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Table of Contents > Drug > Acetaminophen and Phenyltoloxamine Print

Acetaminophen and Phenyltoloxamine

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Notes
Related terms
Uses
Dosing
Safety
Author information

Notes

    Related terms
    • U.S. Brand Names: Aceta-Gesic [OTC];BP Poly 650 [DSC];Flextra-650 [DSC];Flextra-DS [DSC];LagesicT [DSC];Phenagesic [OTC] [DSC];RhinoFlexT;RhinoFlexT-650;Zgesic
    • Pharmacologic Category: Analgesic, Miscellaneous

    Uses
    • It is used to ease pain.
    • Acetaminophen blocks chemicals that cause pain.
    • Phenyltoloxamine calms the brain.

    Dosing

    How to take

    • Do not take more than prescribed amount. Liver damage can happen.
    • Take with or without food. Take with food if it causes an upset stomach.
    • There is a liquid if you cannot swallow pills.
    • Those who have feeding tubes can also use the liquid. Flush the feeding tube before and after this drug is given.

    Missed Dose

    • Take a missed dose as soon as you think about it.
    • If it is close to time for the next dose, skip the missed dose and return to your normal time.
    • Do not take two doses or extra doses.
    • Many times this drug is taken on an as needed basis.

    Storage

    • Store at room temperature.
    • Protect from light.
    • Protect capsules and tablets from water. Do not store in a bathroom or kitchen.

    Safety



    Avoid

    • If you have an allergy to acetaminophen, phenyltoloxamine, or any other part of this drug.
    • Tell doctor if you are allergic to any drugs. Make sure to tell about the allergy and what signs you had. This includes telling about rash; hives; itching; shortness of breath; wheezing; cough; swelling of face, lips, tongue, or throat; or any other signs involved.
    • If you are breast-feeding.

    Precautions

    • Avoid other sources of acetaminophen. An overdose may cause problems.
    • If you have liver disease, talk with doctor.
    • Check drugs with doctor. This drug may not mix well with other drugs.
    • Avoid drugs and natural products that slow your actions and reactions. These include sedatives, tranquilizers, mood stabilizers, antihistamines, and other pain drugs.
    • Avoid or limit alcohol intake (includes wine, beer, and liquor) to less than 3 drinks a day. Drinking too much alcohol may make the chance of liver disease bigger.
    • You may not be alert. Avoid driving, doing other tasks or activities until you see how this drug affects you.
    • Be careful if you have G6PD deficiency. Anemia may happen.
    • Tell doctor if you are pregnant or plan on getting pregnant.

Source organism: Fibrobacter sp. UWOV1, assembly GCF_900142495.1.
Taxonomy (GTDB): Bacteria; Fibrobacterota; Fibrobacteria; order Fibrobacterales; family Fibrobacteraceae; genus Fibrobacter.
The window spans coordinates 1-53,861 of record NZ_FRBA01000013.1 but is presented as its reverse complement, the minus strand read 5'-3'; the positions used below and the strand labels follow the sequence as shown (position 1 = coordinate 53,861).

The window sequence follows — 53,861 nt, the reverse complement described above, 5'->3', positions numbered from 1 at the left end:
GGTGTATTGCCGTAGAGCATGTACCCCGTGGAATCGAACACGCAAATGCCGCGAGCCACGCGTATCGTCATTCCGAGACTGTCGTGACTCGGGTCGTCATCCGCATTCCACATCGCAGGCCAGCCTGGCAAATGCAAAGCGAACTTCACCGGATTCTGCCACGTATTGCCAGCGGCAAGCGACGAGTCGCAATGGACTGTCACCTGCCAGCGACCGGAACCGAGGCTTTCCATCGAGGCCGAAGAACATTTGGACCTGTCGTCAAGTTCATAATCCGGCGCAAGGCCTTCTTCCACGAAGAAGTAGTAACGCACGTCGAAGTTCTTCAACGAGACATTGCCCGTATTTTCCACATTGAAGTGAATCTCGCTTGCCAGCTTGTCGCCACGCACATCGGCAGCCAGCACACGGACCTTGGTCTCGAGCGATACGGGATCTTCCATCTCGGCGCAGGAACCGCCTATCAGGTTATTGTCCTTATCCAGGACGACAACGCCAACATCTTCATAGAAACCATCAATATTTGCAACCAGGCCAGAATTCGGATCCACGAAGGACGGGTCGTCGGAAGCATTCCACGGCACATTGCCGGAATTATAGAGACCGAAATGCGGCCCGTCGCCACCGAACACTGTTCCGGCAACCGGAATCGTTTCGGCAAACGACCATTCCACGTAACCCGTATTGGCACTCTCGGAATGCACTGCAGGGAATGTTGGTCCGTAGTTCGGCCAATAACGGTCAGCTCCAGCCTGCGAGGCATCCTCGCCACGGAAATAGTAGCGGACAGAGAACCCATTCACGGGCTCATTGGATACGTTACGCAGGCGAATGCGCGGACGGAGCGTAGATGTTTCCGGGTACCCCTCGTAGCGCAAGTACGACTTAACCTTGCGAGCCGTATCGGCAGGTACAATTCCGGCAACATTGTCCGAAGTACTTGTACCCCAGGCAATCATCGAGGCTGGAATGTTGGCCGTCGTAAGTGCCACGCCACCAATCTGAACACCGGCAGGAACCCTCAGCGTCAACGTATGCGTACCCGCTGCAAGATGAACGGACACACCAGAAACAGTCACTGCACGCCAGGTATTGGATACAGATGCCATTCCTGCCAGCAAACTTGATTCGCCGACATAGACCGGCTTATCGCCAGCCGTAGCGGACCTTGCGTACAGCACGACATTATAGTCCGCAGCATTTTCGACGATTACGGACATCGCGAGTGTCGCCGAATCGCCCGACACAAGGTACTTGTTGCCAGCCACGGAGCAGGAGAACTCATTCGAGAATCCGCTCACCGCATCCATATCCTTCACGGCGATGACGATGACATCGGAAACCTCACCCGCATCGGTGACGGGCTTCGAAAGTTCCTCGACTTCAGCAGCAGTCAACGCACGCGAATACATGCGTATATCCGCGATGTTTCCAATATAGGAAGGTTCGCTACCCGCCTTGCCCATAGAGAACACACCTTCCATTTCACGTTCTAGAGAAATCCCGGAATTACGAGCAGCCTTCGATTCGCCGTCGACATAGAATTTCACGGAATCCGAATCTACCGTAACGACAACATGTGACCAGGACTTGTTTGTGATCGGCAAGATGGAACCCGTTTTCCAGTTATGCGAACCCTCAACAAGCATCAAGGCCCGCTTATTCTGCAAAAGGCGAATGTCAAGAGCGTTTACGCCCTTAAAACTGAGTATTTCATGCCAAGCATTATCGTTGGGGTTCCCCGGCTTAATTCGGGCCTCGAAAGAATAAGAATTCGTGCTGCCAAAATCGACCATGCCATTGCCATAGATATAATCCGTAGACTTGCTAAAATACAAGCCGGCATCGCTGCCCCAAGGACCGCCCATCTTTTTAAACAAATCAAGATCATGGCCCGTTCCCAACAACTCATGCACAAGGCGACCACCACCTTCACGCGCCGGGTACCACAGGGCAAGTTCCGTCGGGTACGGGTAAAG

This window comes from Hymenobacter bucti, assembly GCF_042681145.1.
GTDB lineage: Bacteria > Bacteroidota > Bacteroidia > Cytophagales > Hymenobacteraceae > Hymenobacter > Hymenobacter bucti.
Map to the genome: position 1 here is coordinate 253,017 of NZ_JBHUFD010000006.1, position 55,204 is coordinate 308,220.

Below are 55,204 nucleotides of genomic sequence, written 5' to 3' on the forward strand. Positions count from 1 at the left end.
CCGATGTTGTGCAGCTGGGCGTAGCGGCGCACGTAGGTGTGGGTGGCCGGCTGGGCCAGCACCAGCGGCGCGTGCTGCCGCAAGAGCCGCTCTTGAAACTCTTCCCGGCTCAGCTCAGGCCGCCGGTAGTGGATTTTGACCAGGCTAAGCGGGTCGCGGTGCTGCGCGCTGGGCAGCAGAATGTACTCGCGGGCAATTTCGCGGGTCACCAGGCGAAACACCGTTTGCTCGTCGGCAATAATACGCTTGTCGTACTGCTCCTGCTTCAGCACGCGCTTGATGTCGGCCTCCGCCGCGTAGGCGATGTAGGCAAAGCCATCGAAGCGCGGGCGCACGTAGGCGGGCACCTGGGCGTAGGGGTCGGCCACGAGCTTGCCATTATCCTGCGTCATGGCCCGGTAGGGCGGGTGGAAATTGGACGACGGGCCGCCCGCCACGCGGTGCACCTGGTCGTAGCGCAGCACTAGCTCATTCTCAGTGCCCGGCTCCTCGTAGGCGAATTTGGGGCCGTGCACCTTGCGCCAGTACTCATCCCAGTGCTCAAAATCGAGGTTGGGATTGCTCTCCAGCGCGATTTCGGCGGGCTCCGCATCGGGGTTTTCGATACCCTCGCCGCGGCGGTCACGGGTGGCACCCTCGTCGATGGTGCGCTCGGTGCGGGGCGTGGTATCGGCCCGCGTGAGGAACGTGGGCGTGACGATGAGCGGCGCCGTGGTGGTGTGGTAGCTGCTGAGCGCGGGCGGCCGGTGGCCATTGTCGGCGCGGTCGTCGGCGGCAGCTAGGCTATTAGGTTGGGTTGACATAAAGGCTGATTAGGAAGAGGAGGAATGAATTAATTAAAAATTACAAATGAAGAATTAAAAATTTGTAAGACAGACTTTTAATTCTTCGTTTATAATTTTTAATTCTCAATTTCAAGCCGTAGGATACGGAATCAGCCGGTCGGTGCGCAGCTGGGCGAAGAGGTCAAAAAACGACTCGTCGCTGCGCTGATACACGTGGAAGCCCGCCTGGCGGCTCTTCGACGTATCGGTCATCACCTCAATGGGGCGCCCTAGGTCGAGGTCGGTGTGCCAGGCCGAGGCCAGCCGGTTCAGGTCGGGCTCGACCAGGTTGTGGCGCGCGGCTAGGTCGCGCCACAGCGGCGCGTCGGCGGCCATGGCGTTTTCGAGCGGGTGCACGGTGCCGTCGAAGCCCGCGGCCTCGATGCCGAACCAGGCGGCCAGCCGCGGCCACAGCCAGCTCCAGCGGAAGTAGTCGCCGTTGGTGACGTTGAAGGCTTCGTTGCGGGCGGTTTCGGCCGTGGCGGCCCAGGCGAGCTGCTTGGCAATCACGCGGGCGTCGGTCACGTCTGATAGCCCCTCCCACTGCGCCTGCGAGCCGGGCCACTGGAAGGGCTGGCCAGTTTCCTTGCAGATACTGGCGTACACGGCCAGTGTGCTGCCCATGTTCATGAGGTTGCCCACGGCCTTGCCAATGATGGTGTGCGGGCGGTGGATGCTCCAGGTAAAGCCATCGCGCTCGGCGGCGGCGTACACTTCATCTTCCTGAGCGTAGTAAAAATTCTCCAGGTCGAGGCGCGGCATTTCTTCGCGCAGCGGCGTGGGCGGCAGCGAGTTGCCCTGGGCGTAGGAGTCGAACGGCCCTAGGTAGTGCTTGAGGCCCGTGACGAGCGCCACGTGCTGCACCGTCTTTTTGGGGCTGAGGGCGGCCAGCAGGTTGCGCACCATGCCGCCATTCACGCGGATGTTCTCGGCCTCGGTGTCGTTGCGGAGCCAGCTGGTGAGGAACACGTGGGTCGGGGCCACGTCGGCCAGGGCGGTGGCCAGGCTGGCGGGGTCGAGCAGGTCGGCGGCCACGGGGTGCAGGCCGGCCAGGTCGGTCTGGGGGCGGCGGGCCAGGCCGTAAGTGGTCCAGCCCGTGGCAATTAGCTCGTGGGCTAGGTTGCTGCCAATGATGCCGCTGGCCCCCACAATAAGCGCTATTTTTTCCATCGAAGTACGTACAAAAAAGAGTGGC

Side Effects

    • Feeling lightheaded, sleepy, having blurred eyesight, or a change in thinking clearly. Avoid driving, doing other tasks or actions that call for you to be alert or have clear eyesight until you see how this drug affects you.
    • Constipation. More liquids, regular exercise, or a fiber diet may help. Talk with doctor about a stool softener or laxative.
    • Dry mouth. Frequent mouth care, sucking hard, sugar-free candy, or chewing sugar-free gum may help.
    • Liver damage can rarely happen.

    Monitoring

    • Change in health problem being treated. Is it better, worse, or about the same?
    • Dry mouth may cause more cavities. Take good care of your teeth. See a dentist often.

    Contact a healthcare provider

    • If you suspect an overdose, call your local poison control center or ER right away.
    • Signs of a very bad reaction to the drug. These include wheezing; chest tightness; fever; itching; bad cough; blue skin color; fits; or swelling of face, lips, tongue, or throat.
    • Fever for more than 3 days.
    • Pain for more than 10 days.
    • Feeling very tired or weak.
    • Yellow skin or eyes.
    • Not able to eat.
    • Any rash.
    • Health problem is not better or you are feeling worse.

    General Statements

    • If you have a very bad allergy, wear allergy ID at all times.
    • Do not share your drugs with others and do not take anyone else's drugs.
    • Keep all drugs out of the reach of children and pets.
    • Most drugs can be thrown away in household trash after mixing with coffee grounds or kitty litter and sealing in a plastic bag.
    • In Canada return any unused drugs back to the pharmacy. Also, visit http://www.hc-sc.gc.ca/hl-vs/iyh-vsv/med/disposal-defaire-eng.php#th for more facts about the right way to get rid of unused drugs.
    • Keep a list of all your drugs (prescription, natural products, supplements, vitamins, OTC) with you. Give this list your doctor.
    • Call your doctor for health help about side effects. You may also call the FDA at 1-800-FDA-1088 or in Canada to Health Canada's Canada Vigilance Program at 1-866-234-2345.
    • Talk with doctor before starting any new drug, including OTC, natural products, or vitamins.

    Author information
    • Copyright © 1978-2010 Lexi-Comp Inc. All rights reserved.

    Copyright © 2011 Natural Standard (www.naturalstandard.com)


    The information in this monograph is intended for informational purposes only, and is meant to help users better understand health concerns. Information is based on review of scientific research data, historical practice patterns, and clinical experience. This information should not be interpreted as specific medical advice. Users should consult with a qualified healthcare provider for specific questions regarding therapies, diagnosis and/or health conditions, prior to making therapeutic decisions.

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